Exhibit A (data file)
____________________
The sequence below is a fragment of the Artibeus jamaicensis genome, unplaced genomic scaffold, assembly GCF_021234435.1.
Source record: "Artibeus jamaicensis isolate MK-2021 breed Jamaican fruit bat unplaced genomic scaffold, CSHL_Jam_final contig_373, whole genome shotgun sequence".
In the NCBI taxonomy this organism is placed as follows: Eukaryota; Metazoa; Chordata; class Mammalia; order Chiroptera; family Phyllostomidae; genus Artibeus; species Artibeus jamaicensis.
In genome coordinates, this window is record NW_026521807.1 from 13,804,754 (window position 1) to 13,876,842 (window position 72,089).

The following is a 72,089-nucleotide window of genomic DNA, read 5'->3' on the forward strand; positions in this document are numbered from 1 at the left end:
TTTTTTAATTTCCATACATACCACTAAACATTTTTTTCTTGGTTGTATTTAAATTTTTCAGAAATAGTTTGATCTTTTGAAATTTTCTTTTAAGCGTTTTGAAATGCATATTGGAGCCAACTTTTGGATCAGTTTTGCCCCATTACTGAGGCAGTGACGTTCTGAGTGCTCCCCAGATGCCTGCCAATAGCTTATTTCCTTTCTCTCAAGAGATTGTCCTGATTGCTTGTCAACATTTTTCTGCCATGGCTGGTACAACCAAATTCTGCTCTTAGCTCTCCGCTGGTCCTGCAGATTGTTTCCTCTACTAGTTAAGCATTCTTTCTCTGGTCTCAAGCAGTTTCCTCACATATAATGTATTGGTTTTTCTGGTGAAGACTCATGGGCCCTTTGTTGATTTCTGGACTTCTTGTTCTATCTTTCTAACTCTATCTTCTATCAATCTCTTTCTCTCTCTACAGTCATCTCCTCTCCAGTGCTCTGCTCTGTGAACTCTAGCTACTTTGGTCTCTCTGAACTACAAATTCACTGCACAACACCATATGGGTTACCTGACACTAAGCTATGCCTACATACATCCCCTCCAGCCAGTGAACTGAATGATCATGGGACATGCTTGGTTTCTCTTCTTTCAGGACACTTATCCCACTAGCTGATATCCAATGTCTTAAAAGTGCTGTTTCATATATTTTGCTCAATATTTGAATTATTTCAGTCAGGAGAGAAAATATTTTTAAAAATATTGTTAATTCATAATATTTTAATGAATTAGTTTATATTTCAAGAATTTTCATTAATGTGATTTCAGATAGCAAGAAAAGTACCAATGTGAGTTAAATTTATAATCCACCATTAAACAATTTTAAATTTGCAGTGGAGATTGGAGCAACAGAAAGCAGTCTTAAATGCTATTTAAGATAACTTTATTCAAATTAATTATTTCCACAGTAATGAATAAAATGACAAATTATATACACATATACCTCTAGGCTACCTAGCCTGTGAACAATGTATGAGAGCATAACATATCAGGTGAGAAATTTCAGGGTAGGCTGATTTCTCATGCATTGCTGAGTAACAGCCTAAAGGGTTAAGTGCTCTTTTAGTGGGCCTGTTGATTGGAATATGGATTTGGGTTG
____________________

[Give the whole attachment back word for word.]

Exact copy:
The sequence below is a fragment of the Artibeus jamaicensis genome, unplaced genomic scaffold, assembly GCF_021234435.1.
Source record: "Artibeus jamaicensis isolate MK-2021 breed Jamaican fruit bat unplaced genomic scaffold, CSHL_Jam_final contig_373, whole genome shotgun sequence".
In the NCBI taxonomy this organism is placed as follows: Eukaryota; Metazoa; Chordata; class Mammalia; order Chiroptera; family Phyllostomidae; genus Artibeus; species Artibeus jamaicensis.
In genome coordinates, this window is record NW_026521807.1 from 13,804,754 (window position 1) to 13,876,842 (window position 72,089).

The following is a 72,089-nucleotide window of genomic DNA, read 5'->3' on the forward strand; positions in this document are numbered from 1 at the left end:
TTTTTTAATTTCCATACATACCACTAAACATTTTTTTCTTGGTTGTATTTAAATTTTTCAGAAATAGTTTGATCTTTTGAAATTTTCTTTTAAGCGTTTTGAAATGCATATTGGAGCCAACTTTTGGATCAGTTTTGCCCCATTACTGAGGCAGTGACGTTCTGAGTGCTCCCCAGATGCCTGCCAATAGCTTATTTCCTTTCTCTCAAGAGATTGTCCTGATTGCTTGTCAACATTTTTCTGCCATGGCTGGTACAACCAAATTCTGCTCTTAGCTCTCCGCTGGTCCTGCAGATTGTTTCCTCTACTAGTTAAGCATTCTTTCTCTGGTCTCAAGCAGTTTCCTCACATATAATGTATTGGTTTTTCTGGTGAAGACTCATGGGCCCTTTGTTGATTTCTGGACTTCTTGTTCTATCTTTCTAACTCTATCTTCTATCAATCTCTTTCTCTCTCTACAGTCATCTCCTCTCCAGTGCTCTGCTCTGTGAACTCTAGCTACTTTGGTCTCTCTGAACTACAAATTCACTGCACAACACCATATGGGTTACCTGACACTAAGCTATGCCTACATACATCCCCTCCAGCCAGTGAACTGAATGATCATGGGACATGCTTGGTTTCTCTTCTTTCAGGACACTTATCCCACTAGCTGATATCCAATGTCTTAAAAGTGCTGTTTCATATATTTTGCTCAATATTTGAATTATTTCAGTCAGGAGAGAAAATATTTTTAAAAATATTGTTAATTCATAATATTTTAATGAATTAGTTTATATTTCAAGAATTTTCATTAATGTGATTTCAGATAGCAAGAAAAGTACCAATGTGAGTTAAATTTATAATCCACCATTAAACAATTTTAAATTTGCAGTGGAGATTGGAGCAACAGAAAGCAGTCTTAAATGCTATTTAAGATAACTTTATTCAAATTAATTATTTCCACAGTAATGAATAAAATGACAAATTATATACACATATACCTCTAGGCTACCTAGCCTGTGAACAATGTATGAGAGCATAACATATCAGGTGAGAAATTTCAGGGTAGGCTGATTTCTCATGCATTGCTGAGTAACAGCCTAAAGGGTTAAGTGCTCTTTTAGTGGGCCTGTTGATTGGAATATGGATTTGGGTTG